It is difficult to draw parallels between the staunch beliefs of Puritan society in colonial America and the freedom experienced in the country today. The Puritans lived strict lives based on a literal interpretation in the Bible, and constantly emphasized a fear of God and a fear of sin. Modern society looks at this negative view of humanity as a whole as an out-dated opinion from the past, believing that, "Now people know better than that." However, faults in human nature can not be completely erased by the passing of time and the modernization of society. People still have emotions of love, compassion, envy, and pride; and many types of interpersonal relationships within their community. Puritan literature focuses on all people's instinct to protect their best interest and the lengths they will go to keep blame from themselves. Society emphasizes the sins of others rather than facing the faults in itself as seen through Nathaniel Hawthorne's novel The Scarlet Letter and The Minister's Black Veil, and Arthur Miller's play, The Crucible. The authors criticize society's use of punishment, intolerance, and hypocrisy in dealing with sin.
Puritanism viewed religion and law as almost identical, making Puritan societies strict theocracies with clergy exclusively controlling people's lives. Puritanism was also based on a somewhat fatalistic view of the human race, as seen in Hawthorne's The Scarlet Letter. The founders of Boston were said to, "have invariably recognized it among their earliest practical necessities to allot a portion of the virgin soil as a cemetery, and another as the site of a prison" (33). Puritans believed that people were basically sinful and should be mercilessly punished for strayi...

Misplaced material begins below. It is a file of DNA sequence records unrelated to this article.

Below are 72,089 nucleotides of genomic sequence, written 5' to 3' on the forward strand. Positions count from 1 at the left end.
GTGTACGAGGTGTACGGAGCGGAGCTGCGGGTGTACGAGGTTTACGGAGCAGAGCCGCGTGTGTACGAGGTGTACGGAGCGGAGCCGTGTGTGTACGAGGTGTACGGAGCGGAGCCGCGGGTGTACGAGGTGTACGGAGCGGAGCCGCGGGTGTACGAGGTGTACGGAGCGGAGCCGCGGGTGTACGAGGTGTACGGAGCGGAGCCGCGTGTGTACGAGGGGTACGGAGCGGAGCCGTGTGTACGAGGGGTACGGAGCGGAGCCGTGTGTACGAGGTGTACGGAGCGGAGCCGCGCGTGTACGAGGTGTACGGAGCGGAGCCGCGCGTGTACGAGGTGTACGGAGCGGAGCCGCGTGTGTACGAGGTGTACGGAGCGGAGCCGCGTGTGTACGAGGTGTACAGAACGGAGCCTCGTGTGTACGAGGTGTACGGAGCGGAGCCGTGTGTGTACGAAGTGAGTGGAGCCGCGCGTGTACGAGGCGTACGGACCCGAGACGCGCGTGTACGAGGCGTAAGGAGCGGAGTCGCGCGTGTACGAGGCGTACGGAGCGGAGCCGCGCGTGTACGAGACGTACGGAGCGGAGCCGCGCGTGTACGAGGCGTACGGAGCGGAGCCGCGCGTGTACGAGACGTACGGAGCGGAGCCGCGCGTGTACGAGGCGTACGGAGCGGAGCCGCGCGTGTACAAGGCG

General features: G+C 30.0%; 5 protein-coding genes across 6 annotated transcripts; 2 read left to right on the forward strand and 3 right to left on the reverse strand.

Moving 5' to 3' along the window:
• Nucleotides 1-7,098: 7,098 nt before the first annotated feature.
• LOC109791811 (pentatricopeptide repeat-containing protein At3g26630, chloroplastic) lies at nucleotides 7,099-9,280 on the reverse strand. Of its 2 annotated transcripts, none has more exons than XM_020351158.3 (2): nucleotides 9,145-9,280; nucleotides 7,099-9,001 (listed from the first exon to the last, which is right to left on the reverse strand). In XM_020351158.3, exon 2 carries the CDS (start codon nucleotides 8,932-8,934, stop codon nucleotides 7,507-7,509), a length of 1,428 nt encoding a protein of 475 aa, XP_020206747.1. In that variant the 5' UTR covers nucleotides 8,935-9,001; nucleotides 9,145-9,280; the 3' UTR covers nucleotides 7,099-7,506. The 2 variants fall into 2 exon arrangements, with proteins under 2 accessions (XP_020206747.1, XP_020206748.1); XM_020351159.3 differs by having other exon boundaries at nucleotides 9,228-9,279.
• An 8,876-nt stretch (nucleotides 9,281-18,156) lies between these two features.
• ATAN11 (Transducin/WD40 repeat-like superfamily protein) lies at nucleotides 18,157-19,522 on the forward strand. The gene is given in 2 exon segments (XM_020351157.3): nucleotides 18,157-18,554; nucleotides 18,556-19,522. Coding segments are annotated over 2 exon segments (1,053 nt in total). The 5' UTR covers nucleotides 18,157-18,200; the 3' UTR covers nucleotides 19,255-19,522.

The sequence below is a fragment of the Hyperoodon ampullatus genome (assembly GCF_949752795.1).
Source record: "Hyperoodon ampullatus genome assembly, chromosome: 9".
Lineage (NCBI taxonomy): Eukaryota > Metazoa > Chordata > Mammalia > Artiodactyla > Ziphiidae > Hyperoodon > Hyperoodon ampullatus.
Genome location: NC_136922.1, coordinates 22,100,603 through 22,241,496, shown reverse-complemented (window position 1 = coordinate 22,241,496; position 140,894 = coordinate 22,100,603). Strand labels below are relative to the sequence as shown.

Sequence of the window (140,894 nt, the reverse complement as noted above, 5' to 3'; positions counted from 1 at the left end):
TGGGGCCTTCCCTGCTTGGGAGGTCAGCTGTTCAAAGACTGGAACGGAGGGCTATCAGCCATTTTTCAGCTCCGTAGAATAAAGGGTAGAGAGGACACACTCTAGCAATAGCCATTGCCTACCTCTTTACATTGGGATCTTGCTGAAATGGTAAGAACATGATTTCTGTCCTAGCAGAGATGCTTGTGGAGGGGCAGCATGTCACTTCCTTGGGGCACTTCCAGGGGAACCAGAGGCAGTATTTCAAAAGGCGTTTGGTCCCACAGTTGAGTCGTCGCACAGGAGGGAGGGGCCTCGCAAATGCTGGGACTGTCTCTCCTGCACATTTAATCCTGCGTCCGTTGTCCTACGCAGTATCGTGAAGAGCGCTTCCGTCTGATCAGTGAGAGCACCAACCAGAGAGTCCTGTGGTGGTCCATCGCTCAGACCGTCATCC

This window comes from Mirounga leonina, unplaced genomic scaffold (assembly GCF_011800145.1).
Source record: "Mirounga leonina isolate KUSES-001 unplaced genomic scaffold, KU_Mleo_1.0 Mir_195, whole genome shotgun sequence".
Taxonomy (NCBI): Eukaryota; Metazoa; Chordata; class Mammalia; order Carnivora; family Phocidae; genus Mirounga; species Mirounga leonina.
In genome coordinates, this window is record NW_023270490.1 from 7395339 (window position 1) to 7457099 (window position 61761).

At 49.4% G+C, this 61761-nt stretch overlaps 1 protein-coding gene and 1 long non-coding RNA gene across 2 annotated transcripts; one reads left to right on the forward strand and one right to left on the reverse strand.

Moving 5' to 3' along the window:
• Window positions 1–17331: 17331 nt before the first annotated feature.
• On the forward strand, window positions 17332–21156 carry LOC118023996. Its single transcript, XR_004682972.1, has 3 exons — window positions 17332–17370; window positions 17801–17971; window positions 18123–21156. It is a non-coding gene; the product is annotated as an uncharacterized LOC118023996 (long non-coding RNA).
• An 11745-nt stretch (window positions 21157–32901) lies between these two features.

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...with the components of punishment executed by modern authorities. Defense lawyers, probation, and the phrase, "Innocent until proven guilty in a court of law," have replaced public humiliation and social isolation. Unalienable rights are now mapped out by the constitution as well as other components of a democratic government. In The Scarlet Letter, a townsman said, "It must gladden your heart…to find yourself, at length, in a land where iniquity is searched out, and punished in the sight of rulers and people" (Hawthorne, 43). Look at the current events, scandals, and crimes, and this statement could apply to descriptions of many justice situations today. Has society really surpassed the criticized methods of the Puritan era's justice, or is it that the underlying principals remain the same?
The Scarlet Letter
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